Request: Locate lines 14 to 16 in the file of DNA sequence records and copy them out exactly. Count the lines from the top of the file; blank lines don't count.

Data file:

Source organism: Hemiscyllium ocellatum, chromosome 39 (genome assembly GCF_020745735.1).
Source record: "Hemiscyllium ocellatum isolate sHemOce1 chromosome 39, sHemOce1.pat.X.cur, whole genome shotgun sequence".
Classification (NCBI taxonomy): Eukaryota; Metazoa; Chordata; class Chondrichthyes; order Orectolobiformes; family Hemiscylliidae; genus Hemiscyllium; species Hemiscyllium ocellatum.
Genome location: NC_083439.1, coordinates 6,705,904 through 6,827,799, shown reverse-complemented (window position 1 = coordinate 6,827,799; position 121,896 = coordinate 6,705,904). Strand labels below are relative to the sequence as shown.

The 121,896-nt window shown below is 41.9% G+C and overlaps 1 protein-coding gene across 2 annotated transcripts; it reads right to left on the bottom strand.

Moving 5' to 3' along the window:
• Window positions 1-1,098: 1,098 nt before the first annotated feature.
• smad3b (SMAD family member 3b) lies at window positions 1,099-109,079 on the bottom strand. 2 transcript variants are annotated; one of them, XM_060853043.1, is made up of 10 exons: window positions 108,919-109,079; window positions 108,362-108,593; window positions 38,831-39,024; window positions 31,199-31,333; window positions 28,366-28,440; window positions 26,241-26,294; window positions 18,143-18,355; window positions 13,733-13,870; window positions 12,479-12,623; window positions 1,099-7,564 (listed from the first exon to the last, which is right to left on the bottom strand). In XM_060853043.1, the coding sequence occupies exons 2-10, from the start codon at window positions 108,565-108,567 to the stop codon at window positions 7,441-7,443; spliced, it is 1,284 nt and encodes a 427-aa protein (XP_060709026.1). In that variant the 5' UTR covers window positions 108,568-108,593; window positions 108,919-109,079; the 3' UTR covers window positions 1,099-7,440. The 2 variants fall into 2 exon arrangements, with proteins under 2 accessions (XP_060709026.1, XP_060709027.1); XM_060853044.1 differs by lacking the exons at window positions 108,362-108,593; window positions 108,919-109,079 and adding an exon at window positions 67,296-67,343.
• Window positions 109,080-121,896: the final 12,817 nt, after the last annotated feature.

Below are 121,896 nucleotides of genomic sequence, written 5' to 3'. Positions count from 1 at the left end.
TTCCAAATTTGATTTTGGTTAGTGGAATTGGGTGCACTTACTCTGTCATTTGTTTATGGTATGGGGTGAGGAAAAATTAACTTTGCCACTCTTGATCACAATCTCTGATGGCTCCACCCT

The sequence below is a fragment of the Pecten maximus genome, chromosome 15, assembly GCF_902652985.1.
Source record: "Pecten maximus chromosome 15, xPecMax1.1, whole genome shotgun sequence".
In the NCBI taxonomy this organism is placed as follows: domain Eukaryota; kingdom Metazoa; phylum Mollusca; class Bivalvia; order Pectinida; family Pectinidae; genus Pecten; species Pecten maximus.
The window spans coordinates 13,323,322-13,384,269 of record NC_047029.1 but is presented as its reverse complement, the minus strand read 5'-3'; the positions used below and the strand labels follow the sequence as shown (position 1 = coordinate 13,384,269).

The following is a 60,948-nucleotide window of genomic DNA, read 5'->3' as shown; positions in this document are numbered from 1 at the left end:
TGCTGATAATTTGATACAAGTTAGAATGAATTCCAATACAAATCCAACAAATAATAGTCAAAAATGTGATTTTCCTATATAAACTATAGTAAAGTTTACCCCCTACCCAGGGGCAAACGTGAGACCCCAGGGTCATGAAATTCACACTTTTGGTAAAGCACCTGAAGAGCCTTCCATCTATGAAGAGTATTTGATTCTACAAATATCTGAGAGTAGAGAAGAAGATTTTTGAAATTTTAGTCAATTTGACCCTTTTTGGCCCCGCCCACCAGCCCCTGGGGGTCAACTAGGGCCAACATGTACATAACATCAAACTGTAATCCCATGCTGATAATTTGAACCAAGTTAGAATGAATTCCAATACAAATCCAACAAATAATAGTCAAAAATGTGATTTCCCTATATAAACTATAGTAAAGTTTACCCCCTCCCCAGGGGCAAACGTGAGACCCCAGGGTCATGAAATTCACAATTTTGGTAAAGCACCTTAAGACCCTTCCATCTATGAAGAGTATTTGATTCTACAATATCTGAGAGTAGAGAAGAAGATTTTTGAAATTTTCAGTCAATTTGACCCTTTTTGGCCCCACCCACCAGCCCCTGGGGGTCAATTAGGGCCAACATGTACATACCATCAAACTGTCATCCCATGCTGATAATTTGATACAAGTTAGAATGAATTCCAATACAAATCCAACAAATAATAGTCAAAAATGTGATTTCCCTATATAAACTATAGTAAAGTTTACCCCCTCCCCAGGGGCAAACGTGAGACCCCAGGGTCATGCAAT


In the NCBI taxonomy this organism is placed as follows: domain Eukaryota; kingdom Metazoa; phylum Mollusca; class Bivalvia; order Pectinida; family Pectinidae; genus Pecten; species Pecten maximus.
The window spans coordinates 13,323,322-13,384,269 of record NC_047029.1 but is presented as its reverse complement, the minus strand read 5'-3'; the positions used below and the strand labels follow the sequence as shown (position 1 = coordinate 13,384,269).

The following is a 60,948-nucleotide window of genomic DNA, read 5'->3' as shown; positions in this document are numbered from 1 at the left end: